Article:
How do we reclaim our democracy? We restore the power of people. We lead by example. We are building a broad, grassroots campaign, fueled by and focused on the people of Colorado. I’m proud to have enlisted more than 5,000 supporters, covering every county in the state.

Today I am asking every Coloradan to join us. Sign on at www.andrewromanoff.com. Together, we’ll prove that genuine change comes not from trolling for dollars on Wall Street but from talking to people on Main Street.

That’s what this election is about. In 10 months, the people of Colorado will decide whether we run Washington – or whether it’s the other way around.

That decision begins today. In fact, a lot of outside interest groups have already voted.

The nation’s biggest insurance firms, drug-makers, oil companies, and Wall Street banks are pouring hundreds of thousands of dollars into my opponents’ campaign coffers. Why? What do these donors expect to get in return for their money? And what have they already gotten?

Those are questions each candidate will have to answer. But here’s what we do know: the same special-interest groups that are bankrolling my opponents are blocking the reform we need in D.C.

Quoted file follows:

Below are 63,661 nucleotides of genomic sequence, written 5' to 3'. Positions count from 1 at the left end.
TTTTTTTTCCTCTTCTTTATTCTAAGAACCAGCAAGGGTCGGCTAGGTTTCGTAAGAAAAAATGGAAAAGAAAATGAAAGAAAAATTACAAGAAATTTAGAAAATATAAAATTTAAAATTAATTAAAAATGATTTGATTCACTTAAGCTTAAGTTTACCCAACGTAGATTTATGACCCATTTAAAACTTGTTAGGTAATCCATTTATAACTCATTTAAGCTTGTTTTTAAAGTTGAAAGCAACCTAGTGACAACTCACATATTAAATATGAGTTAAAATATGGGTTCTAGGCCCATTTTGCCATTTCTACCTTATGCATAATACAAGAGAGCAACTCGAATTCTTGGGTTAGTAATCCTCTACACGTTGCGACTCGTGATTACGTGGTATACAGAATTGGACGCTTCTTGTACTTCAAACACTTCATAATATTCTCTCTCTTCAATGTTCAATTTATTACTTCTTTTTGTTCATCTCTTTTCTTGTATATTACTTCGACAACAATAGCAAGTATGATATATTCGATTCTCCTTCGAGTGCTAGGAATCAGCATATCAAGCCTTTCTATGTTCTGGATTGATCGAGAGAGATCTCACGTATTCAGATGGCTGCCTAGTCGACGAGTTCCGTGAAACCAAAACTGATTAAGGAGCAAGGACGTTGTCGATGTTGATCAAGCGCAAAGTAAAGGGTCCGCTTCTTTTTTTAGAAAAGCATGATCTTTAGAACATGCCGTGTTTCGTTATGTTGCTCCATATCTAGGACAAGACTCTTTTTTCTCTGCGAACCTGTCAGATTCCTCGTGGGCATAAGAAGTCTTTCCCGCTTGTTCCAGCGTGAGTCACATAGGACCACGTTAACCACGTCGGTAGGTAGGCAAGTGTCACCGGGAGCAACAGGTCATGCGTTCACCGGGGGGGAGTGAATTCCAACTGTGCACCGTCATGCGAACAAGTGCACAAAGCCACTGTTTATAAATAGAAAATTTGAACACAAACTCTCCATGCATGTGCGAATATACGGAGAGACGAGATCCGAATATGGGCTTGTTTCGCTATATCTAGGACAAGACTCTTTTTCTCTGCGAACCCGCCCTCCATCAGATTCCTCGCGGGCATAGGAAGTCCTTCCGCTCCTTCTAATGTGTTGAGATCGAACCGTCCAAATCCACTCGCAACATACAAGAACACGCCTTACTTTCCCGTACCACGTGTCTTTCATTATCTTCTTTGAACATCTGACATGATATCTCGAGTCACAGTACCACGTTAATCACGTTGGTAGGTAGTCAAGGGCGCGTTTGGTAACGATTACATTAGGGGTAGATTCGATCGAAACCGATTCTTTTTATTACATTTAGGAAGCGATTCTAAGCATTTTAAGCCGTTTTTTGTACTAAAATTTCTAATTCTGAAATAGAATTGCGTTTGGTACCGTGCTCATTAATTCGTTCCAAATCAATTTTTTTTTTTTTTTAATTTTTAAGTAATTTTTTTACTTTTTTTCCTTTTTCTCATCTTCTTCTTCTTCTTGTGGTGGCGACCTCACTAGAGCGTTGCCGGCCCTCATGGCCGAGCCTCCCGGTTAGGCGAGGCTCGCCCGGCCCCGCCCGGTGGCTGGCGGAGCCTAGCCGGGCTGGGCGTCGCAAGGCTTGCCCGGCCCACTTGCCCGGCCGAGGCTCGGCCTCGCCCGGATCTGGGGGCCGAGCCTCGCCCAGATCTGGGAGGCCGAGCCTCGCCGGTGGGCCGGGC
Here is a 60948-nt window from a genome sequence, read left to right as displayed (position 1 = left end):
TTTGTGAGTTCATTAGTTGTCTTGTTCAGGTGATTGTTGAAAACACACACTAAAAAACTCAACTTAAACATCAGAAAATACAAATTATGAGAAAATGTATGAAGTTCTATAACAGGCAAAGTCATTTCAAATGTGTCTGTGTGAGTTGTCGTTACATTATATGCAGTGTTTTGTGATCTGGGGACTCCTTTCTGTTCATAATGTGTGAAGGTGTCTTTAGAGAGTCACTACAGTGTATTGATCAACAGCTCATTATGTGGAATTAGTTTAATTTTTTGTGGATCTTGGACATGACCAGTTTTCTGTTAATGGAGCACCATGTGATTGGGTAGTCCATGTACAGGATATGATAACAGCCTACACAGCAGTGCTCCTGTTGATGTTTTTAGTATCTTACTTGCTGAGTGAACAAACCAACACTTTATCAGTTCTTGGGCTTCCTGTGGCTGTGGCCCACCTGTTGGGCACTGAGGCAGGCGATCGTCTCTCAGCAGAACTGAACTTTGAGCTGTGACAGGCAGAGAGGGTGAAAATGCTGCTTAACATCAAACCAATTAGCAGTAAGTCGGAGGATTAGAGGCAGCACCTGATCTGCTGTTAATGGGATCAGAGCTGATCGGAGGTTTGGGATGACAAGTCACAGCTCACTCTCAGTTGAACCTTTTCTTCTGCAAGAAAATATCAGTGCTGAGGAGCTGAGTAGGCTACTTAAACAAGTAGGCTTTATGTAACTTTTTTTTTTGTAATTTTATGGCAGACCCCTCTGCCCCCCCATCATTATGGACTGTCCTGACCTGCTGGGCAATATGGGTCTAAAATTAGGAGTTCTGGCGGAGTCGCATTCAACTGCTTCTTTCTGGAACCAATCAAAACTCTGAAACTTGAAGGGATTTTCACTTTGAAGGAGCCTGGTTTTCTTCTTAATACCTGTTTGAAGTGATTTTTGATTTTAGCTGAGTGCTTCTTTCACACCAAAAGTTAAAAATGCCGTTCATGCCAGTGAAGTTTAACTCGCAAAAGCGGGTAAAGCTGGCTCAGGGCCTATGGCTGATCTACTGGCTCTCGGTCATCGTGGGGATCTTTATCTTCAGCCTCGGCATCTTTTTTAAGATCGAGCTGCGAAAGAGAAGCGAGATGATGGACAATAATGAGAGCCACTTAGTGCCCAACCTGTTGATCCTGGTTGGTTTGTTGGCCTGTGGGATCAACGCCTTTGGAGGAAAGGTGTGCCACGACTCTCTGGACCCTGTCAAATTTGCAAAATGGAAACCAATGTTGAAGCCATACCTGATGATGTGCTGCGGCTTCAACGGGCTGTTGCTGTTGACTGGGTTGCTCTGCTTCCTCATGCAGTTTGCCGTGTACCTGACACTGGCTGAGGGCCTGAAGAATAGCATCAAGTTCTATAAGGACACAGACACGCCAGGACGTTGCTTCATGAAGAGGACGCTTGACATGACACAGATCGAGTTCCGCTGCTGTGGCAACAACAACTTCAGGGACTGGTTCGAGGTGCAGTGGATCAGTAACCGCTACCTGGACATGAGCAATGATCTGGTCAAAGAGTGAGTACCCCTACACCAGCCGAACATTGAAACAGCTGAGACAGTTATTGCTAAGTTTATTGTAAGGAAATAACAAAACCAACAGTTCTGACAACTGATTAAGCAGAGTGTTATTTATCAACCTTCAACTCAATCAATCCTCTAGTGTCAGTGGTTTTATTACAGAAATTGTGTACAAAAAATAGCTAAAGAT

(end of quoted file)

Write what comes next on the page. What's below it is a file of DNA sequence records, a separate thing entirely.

It’s not just a single senator; it’s the whole system. We’ve put our democracy up for sale. Congress has become a wholly owned subsidiary of the industries it’s supposed to be regulating.

It’s no secret; it’s a matter of public record. Take a look at the biggest donors on the Federal Election Commission website – that’s www.fec.gov. It’s a “who’s who” of the nation’s most powerful political action committees. These groups know that the best way to advance their agenda is not simply to lobby lawmakers – it’s to pick them.

For many industries, subsidizing members of Congress is simply a cost of doing business. Companies shell out a certain amount each month for wages, for benefits, and for elected officials.

The problem is: we get what they pay for.

That’s why we spend twice as much as our competitors on health care and are now poised to give the insurance industry 30 million more customers – without providing

Americans the choice of a public option or even discussing a not-for-profit model like so many other industrialized nations use.
 That’s why we shield the profits of pharmaceutical manufacturers and offer them a tax break on their advertising – rather than negotiate discounts on behalf of consumers.

 That’s why we desecrate our environment and disrupt our climate – instead of ending our addiction to fossil fuel and transforming the way we heat our homes and fuel our cars.

 And that’s why we not only allow the biggest gamblers in the world, the speculators on Wall Street, to jeopardize our pensions and capsize our economy, we reward them with taxpayer-funded bonuses – when we should be protecting families from foreclosure and fraud.